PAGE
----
Subsequently, this has led to expanding risky waste material sites because the waste pollution from these sites has reached a state of emergency across the African continent.

However, for the African Union’s Agenda 2063: “The Africa We Want”, Africa needs to pursue sustainable waste management approaches to ensure the appropriate preservation of the environment and curb possible further pollution. Thus, pursuing sustainable waste management approaches will ensure the realisation of AU’s Agenda 2063, Goal 7, which aspires for environmentally sustainable and climate-resilient economies within African communities.

It has been projected that by 2050, the volume of waste will triple from 174 million tonnes per year as of 2016 to approximately 516 million tonnes per year across the Africa continent.

However, Africa’s average waste collection rate is approximately 55% of all the existing waste materials. Notably, more than 90% of Africa’s waste is disposed of at uncontrolled dumpsites and landfills, often followed by open burning. Most importantly, 19 of the world’s 50 biggest dumpsites are found in Africa and are mostly located in Sub-Saharan Africa. By composition, an average of approximately 13% of municipal solid waste generated in Africa is plastic, and 57% constitute organic waste.

The bulk of organic waste is currently being dumped in landfills. However, organic waste could provide significant socio-economic opportunities for African countries.

The emergence of recycling across the African continent is characterised by poverty, unemployment, and socio-economic needs driven by public and private sector design. For example, approximately 70–80% of the municipal solid waste generated in Africa is recyclable.

However, only 4% of municipal solid waste is currently recycled. Furthermore, informal waste pickers actively recover valuable resources from the waste at minimal compensation to municipalities and private sector companies. This means that approximately half of the waste material generated in Africa remains uncollected within Africa’s cities and towns, where it remains dumped on sidewalks, open fields, stormwater drains, and rivers.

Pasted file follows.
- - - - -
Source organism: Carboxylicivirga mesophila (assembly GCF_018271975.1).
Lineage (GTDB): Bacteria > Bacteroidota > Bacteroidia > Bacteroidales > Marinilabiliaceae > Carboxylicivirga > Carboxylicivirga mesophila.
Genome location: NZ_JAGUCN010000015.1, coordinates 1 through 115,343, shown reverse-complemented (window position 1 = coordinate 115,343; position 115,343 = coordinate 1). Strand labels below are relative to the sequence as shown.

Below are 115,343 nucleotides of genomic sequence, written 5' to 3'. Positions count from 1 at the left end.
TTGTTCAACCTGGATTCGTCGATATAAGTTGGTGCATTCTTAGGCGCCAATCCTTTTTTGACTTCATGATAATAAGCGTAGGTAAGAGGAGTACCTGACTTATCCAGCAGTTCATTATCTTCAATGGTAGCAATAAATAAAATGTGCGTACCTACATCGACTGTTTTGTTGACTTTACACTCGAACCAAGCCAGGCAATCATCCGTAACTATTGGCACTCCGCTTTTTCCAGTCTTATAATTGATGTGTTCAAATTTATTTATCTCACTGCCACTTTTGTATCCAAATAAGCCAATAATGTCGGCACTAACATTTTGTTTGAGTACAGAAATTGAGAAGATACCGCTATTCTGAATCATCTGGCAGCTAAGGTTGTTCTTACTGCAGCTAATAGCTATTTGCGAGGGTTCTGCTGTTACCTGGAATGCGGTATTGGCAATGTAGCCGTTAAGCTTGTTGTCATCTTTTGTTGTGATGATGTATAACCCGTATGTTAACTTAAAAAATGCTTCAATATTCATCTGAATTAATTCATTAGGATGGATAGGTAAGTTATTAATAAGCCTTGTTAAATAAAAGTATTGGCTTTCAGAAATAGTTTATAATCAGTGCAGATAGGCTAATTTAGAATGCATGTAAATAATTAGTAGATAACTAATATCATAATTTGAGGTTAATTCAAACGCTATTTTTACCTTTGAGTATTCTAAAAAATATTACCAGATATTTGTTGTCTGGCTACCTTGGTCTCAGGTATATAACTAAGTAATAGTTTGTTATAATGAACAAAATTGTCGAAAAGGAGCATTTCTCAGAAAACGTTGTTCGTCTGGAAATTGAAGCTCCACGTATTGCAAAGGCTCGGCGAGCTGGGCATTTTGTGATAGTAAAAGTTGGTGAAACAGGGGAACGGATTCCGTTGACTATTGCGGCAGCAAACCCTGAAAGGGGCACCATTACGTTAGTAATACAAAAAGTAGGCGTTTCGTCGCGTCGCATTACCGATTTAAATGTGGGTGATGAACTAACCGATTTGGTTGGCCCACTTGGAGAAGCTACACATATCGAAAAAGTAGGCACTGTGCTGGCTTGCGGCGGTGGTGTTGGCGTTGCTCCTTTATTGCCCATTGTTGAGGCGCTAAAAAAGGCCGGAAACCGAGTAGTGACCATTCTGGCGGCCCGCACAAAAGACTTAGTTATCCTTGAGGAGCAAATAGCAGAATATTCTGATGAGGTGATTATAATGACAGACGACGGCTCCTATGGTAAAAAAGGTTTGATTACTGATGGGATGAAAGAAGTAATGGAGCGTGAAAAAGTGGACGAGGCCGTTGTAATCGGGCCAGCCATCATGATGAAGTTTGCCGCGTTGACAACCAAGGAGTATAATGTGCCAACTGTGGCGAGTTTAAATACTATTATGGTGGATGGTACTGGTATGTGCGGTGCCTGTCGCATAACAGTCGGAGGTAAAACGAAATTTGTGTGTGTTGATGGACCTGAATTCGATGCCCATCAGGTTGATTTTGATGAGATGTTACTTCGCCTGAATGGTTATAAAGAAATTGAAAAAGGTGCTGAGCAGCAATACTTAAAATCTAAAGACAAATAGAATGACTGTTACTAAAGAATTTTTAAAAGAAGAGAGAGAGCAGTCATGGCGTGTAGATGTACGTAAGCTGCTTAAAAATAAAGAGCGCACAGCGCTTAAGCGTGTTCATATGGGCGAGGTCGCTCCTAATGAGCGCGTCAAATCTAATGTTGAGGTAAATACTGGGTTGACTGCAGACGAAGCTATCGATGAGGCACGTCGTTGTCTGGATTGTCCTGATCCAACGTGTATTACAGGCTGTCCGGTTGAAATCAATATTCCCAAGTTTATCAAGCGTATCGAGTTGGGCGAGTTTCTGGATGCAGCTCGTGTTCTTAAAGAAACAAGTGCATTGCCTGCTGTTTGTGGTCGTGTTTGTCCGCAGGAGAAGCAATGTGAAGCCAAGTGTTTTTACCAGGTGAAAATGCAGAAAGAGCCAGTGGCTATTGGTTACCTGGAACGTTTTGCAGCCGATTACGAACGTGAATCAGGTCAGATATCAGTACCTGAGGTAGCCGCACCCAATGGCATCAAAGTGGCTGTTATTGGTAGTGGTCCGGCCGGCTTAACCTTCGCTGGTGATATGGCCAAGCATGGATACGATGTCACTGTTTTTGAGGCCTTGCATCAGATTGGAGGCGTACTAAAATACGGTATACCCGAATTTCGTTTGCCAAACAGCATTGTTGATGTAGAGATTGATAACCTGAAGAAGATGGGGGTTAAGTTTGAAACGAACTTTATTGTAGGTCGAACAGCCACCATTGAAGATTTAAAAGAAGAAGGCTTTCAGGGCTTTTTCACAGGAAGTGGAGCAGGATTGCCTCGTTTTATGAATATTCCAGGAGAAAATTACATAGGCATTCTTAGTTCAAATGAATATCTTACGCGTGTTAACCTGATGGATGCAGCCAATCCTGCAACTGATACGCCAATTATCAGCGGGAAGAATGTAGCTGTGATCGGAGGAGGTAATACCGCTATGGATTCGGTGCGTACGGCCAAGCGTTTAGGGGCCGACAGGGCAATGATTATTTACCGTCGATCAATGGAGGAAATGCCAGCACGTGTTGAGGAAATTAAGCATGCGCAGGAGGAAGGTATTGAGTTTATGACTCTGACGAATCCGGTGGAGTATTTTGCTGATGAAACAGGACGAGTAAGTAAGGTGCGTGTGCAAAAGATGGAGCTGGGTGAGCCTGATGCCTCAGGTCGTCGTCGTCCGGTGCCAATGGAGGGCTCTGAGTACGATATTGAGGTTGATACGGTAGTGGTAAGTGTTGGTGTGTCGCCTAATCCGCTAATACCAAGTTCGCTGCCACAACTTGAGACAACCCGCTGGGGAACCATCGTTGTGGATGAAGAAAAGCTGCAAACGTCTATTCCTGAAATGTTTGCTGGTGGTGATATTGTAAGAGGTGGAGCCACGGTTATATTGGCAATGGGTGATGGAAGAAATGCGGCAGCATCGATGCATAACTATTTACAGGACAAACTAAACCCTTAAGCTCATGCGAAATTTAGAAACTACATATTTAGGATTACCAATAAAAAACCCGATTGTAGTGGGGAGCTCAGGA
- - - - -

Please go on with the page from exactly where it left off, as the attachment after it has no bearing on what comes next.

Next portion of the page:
Notably, the primary causes of inadequate waste disposal and management in Africa include weak strategic, institutional, and organisational structures. This is perpetrated by limited skills that are essential to waste material management; inadequate budgets; feeble legislation and lack of enforcement necessary for waste management, low public awareness, increasing corruption and conflict leading to political instability; and the lack of political will among several governments to deal with waste material disposal and management.

Traditionally, African countries have managed waste disposal in landfills, indiscriminate dumping, open burning, and recycling. Unfortunately, the projected increased levels of waste in Africa, exposure of the public to waste sites, most particularly the poorly managed waste sites, has raised serious health concerns across the African continent. This includes the fact that the dumped waste material may find its way into water bodies through leaching over time, sometimes into groundwater bodies, and thus causing water pollution.

Unfortunately, the end results of pollution have adverse effects on the environment, including animals and humans. Notably, plastics waste pollution, among other waste material disposals, have continuously and negatively impacted the reproduction efforts of animals and humans. For example, scientific studies have demonstrated that pollutants derived from chemicals and plastics are potentially introducing endocrine disruptors in humans and subsequently impairing brain development in developing foetuses and babies.

These endocrine disruptors are responsible for low sperm counts and infertility in males and miscarriages or defective births in females.

Notably, the link between reckless industrial practices such as the overproduction and disposal of plastics, and the consequent diseases, remain evident. Unfortunately, the lethargic regulatory systems suitable for environmental protection have perpetrated environmental pollution.



Regrettably, it has been estimated that deaths occurring in Africa because of outdoor air pollution have amplified by nearly 60% in the last two decades.

Furthermore, it has been estimated that six hundred thousand people die due to pollution across the African continent.[10] In addition, the World Bank estimated that the economic impact of air pollution in Africa in 2013 was approximately US$114 billion.

Remarkably, several African countries are progressively adopting more sustainable modes of waste disposal and management technologies through leveraging emerging waste recycling technologies. These countries are also adopting digital technologies that can be utilised to decrease unsustainable waste disposal across the African continent. For example, Ethiopia has predominately utilised the Koshe dump site as the only landfill in Addis Ababa.

However, in 2017, the Ethiopian government transformed this dumpsite into a waste-to-energy plant. This effectively transformed, re-purposed, and revolutionised the dumpsite into incinerating approximately 1,400 tonnes of waste materials daily towards generating electricity. Therefore, this accounted for approximately 80% of Addis Ababa’s rubbish re-purposed towards energy supply, with the city supplementing approximately 30% of household electricity. Notably, the operational activities of this plant met European air emission standards.